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The Mona Lisa Soup Saga: publicity, media strategy, ethics and respect

They broke the news cycle, but at what cost?

The internet seems to be divided over this week's Mona Lisa Soup Saga. Activists hurled soup at Da Vinci's Mona Lisa painting in Paris on Sunday, which adds to a growing list of ‘shock’ activism. Of course, these stunts are not new, but they seem to represent a debate that I thought would be interesting to explore.


Some people on the internet think that the activists have won - they broke the day's news cycle, got everyone's attention, and amplified their cause with a good old shocking publicity stunt. Others say the action of vandalising the Mona Lisa and the Louvre has completely deterred them from supporting the cause out of principle.


To me, this represents a fascinating conversation around publicity, media strategy, ethics and respect. 


The question I have been turning over in my mind is this: where do we draw the line between respect for people, places and things and amplifying the causes we are passionate about through the media?


At what point do we sacrifice the broader community's sense of comfort and safety to make our own voices heard when the topic is, ironically, related to the comfort and safety of others?


I personally argue that room should always be made for respectful strategy. When we get people on our side to advocate for our causes, whether it be in the media or out in the community, we win the long game.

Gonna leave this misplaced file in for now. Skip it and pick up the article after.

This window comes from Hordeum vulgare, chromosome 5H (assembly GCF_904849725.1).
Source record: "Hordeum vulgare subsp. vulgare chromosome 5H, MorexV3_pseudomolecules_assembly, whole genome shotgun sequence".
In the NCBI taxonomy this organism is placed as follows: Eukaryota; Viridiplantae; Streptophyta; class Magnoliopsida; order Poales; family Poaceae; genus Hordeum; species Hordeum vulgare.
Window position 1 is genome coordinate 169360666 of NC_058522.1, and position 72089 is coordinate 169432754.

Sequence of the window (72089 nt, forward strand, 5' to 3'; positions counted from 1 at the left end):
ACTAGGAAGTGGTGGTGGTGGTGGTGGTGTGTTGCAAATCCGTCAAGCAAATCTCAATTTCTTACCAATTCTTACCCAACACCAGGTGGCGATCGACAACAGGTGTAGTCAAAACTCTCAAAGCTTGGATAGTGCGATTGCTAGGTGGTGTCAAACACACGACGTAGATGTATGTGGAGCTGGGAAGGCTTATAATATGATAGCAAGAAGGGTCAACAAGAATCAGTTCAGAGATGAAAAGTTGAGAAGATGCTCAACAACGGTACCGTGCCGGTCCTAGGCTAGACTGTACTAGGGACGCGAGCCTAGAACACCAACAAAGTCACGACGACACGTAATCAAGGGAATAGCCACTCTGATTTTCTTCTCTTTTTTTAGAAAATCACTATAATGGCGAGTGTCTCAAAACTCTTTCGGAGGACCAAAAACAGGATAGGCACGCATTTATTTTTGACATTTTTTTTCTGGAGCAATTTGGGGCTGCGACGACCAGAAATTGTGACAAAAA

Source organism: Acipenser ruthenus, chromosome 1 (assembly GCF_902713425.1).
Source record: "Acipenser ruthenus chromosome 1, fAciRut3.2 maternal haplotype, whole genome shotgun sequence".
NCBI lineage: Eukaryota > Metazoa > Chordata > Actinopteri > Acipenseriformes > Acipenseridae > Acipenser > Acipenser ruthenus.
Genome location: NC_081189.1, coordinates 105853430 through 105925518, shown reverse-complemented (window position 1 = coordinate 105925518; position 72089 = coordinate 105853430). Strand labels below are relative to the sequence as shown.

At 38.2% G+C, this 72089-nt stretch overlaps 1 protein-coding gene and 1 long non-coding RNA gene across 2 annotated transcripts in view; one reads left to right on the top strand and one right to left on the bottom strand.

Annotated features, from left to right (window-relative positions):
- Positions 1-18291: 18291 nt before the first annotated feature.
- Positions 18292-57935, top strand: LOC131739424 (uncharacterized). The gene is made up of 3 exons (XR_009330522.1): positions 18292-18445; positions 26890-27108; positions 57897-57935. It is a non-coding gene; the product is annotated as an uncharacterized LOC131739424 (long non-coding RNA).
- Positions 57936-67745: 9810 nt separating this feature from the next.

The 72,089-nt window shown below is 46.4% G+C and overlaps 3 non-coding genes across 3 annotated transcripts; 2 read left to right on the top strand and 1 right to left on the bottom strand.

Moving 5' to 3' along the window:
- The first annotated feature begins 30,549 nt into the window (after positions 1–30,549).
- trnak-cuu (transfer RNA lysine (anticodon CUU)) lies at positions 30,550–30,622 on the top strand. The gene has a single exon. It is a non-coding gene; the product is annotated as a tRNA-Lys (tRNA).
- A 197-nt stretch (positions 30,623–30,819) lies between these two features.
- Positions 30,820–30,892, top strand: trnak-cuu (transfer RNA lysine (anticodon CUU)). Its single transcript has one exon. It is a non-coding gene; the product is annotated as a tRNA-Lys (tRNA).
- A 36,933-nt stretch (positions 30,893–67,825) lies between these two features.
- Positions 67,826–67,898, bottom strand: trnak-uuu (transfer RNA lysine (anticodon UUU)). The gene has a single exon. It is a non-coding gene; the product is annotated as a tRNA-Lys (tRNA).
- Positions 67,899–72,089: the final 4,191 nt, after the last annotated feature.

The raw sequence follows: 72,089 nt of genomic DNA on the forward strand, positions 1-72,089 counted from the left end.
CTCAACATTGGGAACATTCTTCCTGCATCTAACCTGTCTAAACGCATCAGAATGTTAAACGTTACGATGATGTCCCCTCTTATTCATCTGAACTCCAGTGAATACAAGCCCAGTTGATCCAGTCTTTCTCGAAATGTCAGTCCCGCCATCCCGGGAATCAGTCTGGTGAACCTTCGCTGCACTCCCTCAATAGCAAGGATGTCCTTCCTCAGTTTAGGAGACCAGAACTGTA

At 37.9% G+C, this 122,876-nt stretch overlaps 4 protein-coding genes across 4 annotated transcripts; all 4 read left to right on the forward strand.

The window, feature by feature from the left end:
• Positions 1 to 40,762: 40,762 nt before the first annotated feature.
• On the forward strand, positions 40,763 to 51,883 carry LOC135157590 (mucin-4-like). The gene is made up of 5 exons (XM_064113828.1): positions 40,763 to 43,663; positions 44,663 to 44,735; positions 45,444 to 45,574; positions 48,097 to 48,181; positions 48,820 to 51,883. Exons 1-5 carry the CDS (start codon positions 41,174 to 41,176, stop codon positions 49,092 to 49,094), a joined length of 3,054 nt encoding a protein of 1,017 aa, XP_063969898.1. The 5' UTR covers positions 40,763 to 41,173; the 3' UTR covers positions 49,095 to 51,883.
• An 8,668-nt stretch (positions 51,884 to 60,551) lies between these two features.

I appreciate the frustration that activists feel around hugely systemic social issues like these. I agree in principle that more needs to be done. But how did these activists think that the best course of action was to seek attention without doing anything meaningful? 


Imagine for example if those activists who threw soup on the Mona Lisa had taken a different road and worked in partnership with a highly influential museum of art to explore the concept of the value of art in juxtaposition of the value of food in today's society. How might that have looked instead? What kind of respectful conversations around social justice, classism and wealth disparity could we have had? What sort of influential people may have been able to amplify those conversations?


Instead, I have seen the same vision of vandalism on my social media feeds over and over again in another perpetuation of the negative news cycle. While these activists absolutely got the world's attention, at what cost? 


I saw an interesting post from one of my LinkedIn connections earlier this week, who reinforced the power of having people outside your organisation or cause to work with you to support your public awareness objectives. This indirect form of media strategy, and even engagement strategy, can provide such powerful validation, credibility and reach for your cause. I totally agree with this premise and take it one step further to suggest that an approach like this can only be built off mutual respect between the people driving change, and those who have the interest, motivation, and influence to help make change. 


To tie it all up, I think that while these activists may be feeling good about winning the short game of quick-burn publicity and nailing the day’s news cycle, they have lost the long one. 



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